Grand Forks drone company part of Carson Wentz video shoot
FARGO -- Several cameras captured Carson Wentz walking down Broadway in downtown Fargo for an ESPN video shoot, but only one filmed the NFL prospect from above. The aerial view of the North Dakota State University standout quarterback was supplie...
FARGO - Several cameras captured Carson Wentz walking down Broadway in downtown Fargo for an ESPN video shoot, but only one filmed the NFL prospect from above.
The aerial view of the North Dakota State University standout quarterback was supplied for the network's NFL draft coverage by an unmanned aircraft flown Monday by Grand Forks company SkySkopes.
"Just doing it for ESPN, for one, is cool but to film someone who might go No. 1 overall in the NFL draft is even better," SkySkopes President Matt Dunlevy told the Herald.
Footage of Wentz shot by the aircraft, also known as a drone, will be used in a segment slated to run during the draft's opening night on April 28, and in promotional spots airing before the three-day TV event.
Dunlevy said the company was directed to ESPN by local unmanned aircraft marketing firm Launchboxx.
On Monday morning, SkySkopes employees accompanied the network's crew to shoot video in downtown Fargo and in the Fargodome.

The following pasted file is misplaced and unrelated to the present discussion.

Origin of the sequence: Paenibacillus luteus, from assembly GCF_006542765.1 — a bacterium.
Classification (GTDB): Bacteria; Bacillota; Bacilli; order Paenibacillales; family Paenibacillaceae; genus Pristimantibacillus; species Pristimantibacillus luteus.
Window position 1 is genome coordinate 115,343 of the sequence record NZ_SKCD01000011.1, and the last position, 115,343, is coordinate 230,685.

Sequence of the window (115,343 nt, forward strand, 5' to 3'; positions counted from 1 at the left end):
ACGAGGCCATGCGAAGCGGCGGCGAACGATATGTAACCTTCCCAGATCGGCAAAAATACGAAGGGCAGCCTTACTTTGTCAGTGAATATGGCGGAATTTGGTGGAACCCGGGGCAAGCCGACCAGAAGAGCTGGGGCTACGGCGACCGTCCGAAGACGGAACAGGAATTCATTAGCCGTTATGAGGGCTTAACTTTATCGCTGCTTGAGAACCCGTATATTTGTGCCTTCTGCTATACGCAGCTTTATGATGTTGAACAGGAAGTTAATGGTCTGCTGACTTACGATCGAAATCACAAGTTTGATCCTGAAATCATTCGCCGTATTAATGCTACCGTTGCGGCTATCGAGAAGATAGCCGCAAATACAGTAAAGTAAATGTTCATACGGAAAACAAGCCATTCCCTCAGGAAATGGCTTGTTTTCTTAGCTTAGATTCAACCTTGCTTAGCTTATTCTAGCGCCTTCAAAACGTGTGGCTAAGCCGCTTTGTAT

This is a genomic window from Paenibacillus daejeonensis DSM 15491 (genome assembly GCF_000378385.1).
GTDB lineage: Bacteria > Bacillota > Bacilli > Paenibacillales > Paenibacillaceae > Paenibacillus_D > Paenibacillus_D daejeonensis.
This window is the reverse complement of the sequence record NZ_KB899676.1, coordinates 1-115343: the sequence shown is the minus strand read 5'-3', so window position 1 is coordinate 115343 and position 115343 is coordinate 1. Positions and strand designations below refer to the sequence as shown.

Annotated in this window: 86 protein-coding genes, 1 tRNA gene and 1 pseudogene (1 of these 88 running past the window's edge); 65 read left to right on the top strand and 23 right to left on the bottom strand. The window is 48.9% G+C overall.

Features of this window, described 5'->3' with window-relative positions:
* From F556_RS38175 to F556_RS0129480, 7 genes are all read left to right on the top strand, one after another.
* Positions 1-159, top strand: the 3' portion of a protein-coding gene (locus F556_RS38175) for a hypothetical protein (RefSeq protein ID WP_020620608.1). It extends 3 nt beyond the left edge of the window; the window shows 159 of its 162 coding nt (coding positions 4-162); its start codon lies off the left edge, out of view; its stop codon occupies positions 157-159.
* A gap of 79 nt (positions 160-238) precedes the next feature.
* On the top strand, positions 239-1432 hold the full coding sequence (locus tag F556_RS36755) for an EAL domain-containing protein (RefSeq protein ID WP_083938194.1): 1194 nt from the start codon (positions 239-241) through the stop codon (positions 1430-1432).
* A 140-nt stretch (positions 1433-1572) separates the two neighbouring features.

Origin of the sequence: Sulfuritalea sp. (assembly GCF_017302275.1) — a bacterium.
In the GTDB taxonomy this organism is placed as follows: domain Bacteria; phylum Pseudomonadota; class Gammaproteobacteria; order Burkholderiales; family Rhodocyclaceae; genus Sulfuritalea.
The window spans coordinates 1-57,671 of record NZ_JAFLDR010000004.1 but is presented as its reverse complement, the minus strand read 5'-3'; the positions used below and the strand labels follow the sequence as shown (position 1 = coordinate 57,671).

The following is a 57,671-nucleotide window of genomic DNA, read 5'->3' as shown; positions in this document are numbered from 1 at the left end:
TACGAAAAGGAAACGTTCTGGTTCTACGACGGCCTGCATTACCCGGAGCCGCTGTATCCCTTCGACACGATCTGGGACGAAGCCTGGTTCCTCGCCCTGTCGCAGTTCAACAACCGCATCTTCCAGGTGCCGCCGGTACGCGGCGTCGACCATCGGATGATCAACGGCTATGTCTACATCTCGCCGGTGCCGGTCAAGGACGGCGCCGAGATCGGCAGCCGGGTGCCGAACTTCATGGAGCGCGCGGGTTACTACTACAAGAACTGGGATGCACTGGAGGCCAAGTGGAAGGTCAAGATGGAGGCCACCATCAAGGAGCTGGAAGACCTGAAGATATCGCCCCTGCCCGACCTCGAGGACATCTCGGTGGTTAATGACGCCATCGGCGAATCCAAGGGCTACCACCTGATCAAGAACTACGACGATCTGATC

As part of the filming process, a portion of Broadway closed to car and foot traffic for about three hours. Between the street and Fargodome locations, Dunlevy estimates the aircraft - a DJI S1000 - was in the air 45 minutes to an hour taking video.
The video will be compiled into a profile of Wentz called a "hero shoot" by ESPN officials and will feature Fargo and other North Dakota locations.
The shoot wasn't anything out of the ordinary for SkySkopes, said Dunlevy, adding the company has produced aerial video tours of the UND campus, Ralph Engelstad Arena and other Grand Forks fixtures.
"We were just filming a target, and Carson was the target of the shoot," Dunlevy said. "It was standard aerial cinematography."
That said, Dunlevy added the experience was a bit surreal, but joked that it wouldn't go to the SkySkopes team's heads. At the end of the day, he said the company is focused on securing more missions and performing them safely.
"It comes with a sense of purpose, that we're out there and we're doing things for Grand Forks, for Fargo and for the state of North Dakota," Dunlevy said. "It's really going to keep us and the state on the map."